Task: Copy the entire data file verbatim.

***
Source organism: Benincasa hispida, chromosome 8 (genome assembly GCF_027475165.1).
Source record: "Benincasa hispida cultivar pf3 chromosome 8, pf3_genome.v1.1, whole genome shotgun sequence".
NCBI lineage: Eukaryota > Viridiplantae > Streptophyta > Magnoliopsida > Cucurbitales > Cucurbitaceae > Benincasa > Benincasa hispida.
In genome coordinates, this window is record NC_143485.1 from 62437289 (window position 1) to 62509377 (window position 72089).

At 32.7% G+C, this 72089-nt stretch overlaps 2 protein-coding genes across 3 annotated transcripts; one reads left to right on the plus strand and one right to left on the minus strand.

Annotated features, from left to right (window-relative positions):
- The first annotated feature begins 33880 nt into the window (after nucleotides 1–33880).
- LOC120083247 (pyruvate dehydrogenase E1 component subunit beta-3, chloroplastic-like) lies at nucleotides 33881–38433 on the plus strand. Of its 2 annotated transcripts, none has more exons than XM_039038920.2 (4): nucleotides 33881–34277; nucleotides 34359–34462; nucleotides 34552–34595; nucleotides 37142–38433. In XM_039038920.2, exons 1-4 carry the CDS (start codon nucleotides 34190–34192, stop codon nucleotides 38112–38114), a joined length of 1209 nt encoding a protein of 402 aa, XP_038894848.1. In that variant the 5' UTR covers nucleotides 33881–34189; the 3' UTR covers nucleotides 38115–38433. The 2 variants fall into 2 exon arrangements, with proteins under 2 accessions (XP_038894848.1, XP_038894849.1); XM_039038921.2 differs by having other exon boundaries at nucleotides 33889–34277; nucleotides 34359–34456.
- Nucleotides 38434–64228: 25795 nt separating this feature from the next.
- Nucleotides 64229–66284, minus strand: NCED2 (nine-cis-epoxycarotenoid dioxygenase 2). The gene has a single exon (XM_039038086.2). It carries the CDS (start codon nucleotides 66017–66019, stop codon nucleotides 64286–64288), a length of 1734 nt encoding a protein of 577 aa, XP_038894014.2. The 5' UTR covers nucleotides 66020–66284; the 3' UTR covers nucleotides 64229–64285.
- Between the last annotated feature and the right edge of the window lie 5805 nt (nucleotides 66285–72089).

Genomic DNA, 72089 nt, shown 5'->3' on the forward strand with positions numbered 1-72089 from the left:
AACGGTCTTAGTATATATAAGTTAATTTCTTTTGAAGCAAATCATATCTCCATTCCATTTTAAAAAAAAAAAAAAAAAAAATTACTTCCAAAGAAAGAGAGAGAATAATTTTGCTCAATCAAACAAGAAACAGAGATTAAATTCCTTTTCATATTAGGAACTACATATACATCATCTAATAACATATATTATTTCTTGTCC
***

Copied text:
Source organism: Benincasa hispida, chromosome 8 (genome assembly GCF_027475165.1).
Source record: "Benincasa hispida cultivar pf3 chromosome 8, pf3_genome.v1.1, whole genome shotgun sequence".
NCBI lineage: Eukaryota > Viridiplantae > Streptophyta > Magnoliopsida > Cucurbitales > Cucurbitaceae > Benincasa > Benincasa hispida.
In genome coordinates, this window is record NC_143485.1 from 62437289 (window position 1) to 62509377 (window position 72089).

At 32.7% G+C, this 72089-nt stretch overlaps 2 protein-coding genes across 3 annotated transcripts; one reads left to right on the plus strand and one right to left on the minus strand.

Annotated features, from left to right (window-relative positions):
- The first annotated feature begins 33880 nt into the window (after nucleotides 1–33880).
- LOC120083247 (pyruvate dehydrogenase E1 component subunit beta-3, chloroplastic-like) lies at nucleotides 33881–38433 on the plus strand. Of its 2 annotated transcripts, none has more exons than XM_039038920.2 (4): nucleotides 33881–34277; nucleotides 34359–34462; nucleotides 34552–34595; nucleotides 37142–38433. In XM_039038920.2, exons 1-4 carry the CDS (start codon nucleotides 34190–34192, stop codon nucleotides 38112–38114), a joined length of 1209 nt encoding a protein of 402 aa, XP_038894848.1. In that variant the 5' UTR covers nucleotides 33881–34189; the 3' UTR covers nucleotides 38115–38433. The 2 variants fall into 2 exon arrangements, with proteins under 2 accessions (XP_038894848.1, XP_038894849.1); XM_039038921.2 differs by having other exon boundaries at nucleotides 33889–34277; nucleotides 34359–34456.
- Nucleotides 38434–64228: 25795 nt separating this feature from the next.
- Nucleotides 64229–66284, minus strand: NCED2 (nine-cis-epoxycarotenoid dioxygenase 2). The gene has a single exon (XM_039038086.2). It carries the CDS (start codon nucleotides 66017–66019, stop codon nucleotides 64286–64288), a length of 1734 nt encoding a protein of 577 aa, XP_038894014.2. The 5' UTR covers nucleotides 66020–66284; the 3' UTR covers nucleotides 64229–64285.
- Between the last annotated feature and the right edge of the window lie 5805 nt (nucleotides 66285–72089).

Genomic DNA, 72089 nt, shown 5'->3' on the forward strand with positions numbered 1-72089 from the left:
AACGGTCTTAGTATATATAAGTTAATTTCTTTTGAAGCAAATCATATCTCCATTCCATTTTAAAAAAAAAAAAAAAAAAAATTACTTCCAAAGAAAGAGAGAGAATAATTTTGCTCAATCAAACAAGAAACAGAGATTAAATTCCTTTTCATATTAGGAACTACATATACATCATCTAATAACATATATTATTTCTTGTCC